You May Have a Sand Problem and Not Even Realize It

February 21, 2018
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Identifying and Managing Annual I&I Issues

Where does the sand in wastewater treatment plants come from?  The answer is the collection system.  Determining whether or not there is an I&I (inflow and infiltration) issue can be the real challenge.  Spring is just around the corner, and with it, the time of year when most of the country’s rainfall usually occurs.  Throughout the wet season, an increase in flow into a WWTP can be due to inflow and not an increase in domestic wastewater collected.  Increase in flow is also a potentially a reliable indicator that treatment capacity has been compromised and may need to be restored.

Over time, sand seeps into pipes and lift stations and is eventually transported to WWTP infrastructure.  Sand, unlike other debris such as rag material, FOGs, and grit, is an unintended consequence of increased inflow into collection systems.  During heavy rainfall, wastewater collection pipes receive an inflow of rainwater which seeps into the pipes transporting sand.  Seepage bringing sand usually occurs without notice until the associated problems have become acute and require immediate attention.

I&I Illustration showing water seeping into pipe underground, though seeping joints and manhole, accumulating sand in the bottom of a collection pipe.

I&I issues tend to be out of sight, out of mind.  The consequences of I&I tend to go undetected due to the fact that pipes are buried underground.  Since the water in tanks at facilities are not see-through, accumulated sand at the bottom of these tanks remain unseen and unnoticed. Eventually, the increase of sand into wastewater treatment infrastructure can reduce treatment volume and increase energy use.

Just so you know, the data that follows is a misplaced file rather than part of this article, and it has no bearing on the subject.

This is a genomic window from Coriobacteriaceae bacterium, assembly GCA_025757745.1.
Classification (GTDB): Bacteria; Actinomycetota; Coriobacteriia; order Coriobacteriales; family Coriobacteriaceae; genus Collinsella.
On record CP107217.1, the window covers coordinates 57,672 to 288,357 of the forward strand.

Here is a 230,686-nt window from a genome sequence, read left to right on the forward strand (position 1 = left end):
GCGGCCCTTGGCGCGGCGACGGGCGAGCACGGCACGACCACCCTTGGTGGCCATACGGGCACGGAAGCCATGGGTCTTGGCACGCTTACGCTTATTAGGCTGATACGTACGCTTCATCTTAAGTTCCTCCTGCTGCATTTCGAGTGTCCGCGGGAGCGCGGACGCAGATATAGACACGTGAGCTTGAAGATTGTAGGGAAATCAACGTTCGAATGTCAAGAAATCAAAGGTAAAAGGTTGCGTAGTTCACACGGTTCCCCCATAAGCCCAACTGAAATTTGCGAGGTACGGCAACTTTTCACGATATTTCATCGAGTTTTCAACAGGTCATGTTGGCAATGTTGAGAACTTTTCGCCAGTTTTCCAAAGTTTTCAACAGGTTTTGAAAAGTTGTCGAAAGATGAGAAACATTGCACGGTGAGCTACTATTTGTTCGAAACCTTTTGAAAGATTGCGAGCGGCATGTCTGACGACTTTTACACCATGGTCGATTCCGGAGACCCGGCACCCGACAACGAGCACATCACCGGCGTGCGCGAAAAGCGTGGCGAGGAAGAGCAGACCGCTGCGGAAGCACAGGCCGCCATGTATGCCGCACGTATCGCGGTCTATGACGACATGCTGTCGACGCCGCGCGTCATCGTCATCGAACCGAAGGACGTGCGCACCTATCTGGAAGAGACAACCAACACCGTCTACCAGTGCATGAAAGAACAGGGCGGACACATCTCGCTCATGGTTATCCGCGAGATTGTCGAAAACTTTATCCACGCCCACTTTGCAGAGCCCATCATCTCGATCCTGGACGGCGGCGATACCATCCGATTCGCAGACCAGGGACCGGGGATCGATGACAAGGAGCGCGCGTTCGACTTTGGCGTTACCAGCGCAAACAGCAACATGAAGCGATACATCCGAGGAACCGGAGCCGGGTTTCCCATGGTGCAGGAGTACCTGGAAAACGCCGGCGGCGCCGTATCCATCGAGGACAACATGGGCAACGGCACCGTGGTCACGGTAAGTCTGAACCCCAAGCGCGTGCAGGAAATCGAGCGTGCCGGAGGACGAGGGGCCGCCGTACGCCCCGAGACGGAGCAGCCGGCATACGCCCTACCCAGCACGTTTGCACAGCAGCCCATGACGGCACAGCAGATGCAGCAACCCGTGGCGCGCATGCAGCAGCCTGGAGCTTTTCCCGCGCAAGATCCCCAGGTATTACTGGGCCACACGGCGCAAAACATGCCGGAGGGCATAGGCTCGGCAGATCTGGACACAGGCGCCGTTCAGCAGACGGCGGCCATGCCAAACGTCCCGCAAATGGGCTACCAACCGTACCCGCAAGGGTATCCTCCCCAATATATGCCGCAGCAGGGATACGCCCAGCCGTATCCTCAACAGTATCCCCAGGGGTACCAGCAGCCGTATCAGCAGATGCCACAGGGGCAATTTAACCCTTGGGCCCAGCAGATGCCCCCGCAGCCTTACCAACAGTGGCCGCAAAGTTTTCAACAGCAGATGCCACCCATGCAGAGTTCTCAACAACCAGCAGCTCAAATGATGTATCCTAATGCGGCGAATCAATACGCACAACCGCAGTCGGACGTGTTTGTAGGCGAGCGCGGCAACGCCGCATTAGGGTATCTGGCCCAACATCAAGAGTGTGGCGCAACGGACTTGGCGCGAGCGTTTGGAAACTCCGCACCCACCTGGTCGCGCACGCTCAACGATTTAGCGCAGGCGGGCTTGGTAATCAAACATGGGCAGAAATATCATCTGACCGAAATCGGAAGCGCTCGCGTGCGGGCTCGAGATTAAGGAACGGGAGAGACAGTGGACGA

Consider instead the value of restoring capacity versus replacing capacity.  When the sand is removed, capacity is restored in the structure at the WWTP.  Consider also the capital cost to repair or replace pipe segments that may have high inflows.  Often, the first solution to solve I&I issues is to repair or replace the pipes.  However, the cost-benefit of removing sand from the WWTP may be more cost-effective than fixing the pipes.  For example, if the annual cost of maintenance is less than the cost of borrowing the capital to do the repair or replacement project, then removing sand at the WWTP may make more sense.  Finally, the benefit of reducing the amount of energy required to run blowers by removing sand can be significant.

When average daily wet season flows increase significantly compared to the dry season, then sand transported into the collection and treatment systems may be accumulating until it gets your attention. Don’t be taken by surprise; our dependable and knowledgeable team can assist in building your preventative maintenance plan to help.  Call (844) 765-7866 or contact us to customize a plan for your facility.


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